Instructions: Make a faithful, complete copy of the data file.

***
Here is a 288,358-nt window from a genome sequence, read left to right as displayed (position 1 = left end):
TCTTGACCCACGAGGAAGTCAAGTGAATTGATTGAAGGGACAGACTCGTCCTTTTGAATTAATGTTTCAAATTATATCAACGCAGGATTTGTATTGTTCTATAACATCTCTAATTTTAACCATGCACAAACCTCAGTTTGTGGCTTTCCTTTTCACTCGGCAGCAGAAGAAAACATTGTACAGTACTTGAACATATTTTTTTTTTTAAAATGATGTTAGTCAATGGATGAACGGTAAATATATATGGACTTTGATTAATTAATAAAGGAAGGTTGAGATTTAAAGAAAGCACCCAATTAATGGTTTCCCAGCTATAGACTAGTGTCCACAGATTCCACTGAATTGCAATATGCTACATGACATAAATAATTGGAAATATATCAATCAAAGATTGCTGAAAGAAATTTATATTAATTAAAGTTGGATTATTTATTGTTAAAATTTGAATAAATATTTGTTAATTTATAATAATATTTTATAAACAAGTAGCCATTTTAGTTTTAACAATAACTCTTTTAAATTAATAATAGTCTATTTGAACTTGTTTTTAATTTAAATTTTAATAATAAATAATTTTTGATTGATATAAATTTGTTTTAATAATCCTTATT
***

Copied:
Here is a 288,358-nt window from a genome sequence, read left to right as displayed (position 1 = left end):
TCTTGACCCACGAGGAAGTCAAGTGAATTGATTGAAGGGACAGACTCGTCCTTTTGAATTAATGTTTCAAATTATATCAACGCAGGATTTGTATTGTTCTATAACATCTCTAATTTTAACCATGCACAAACCTCAGTTTGTGGCTTTCCTTTTCACTCGGCAGCAGAAGAAAACATTGTACAGTACTTGAACATATTTTTTTTTTTAAAATGATGTTAGTCAATGGATGAACGGTAAATATATATGGACTTTGATTAATTAATAAAGGAAGGTTGAGATTTAAAGAAAGCACCCAATTAATGGTTTCCCAGCTATAGACTAGTGTCCACAGATTCCACTGAATTGCAATATGCTACATGACATAAATAATTGGAAATATATCAATCAAAGATTGCTGAAAGAAATTTATATTAATTAAAGTTGGATTATTTATTGTTAAAATTTGAATAAATATTTGTTAATTTATAATAATATTTTATAAACAAGTAGCCATTTTAGTTTTAACAATAACTCTTTTAAATTAATAATAGTCTATTTGAACTTGTTTTTAATTTAAATTTTAATAATAAATAATTTTTGATTGATATAAATTTGTTTTAATAATCCTTATT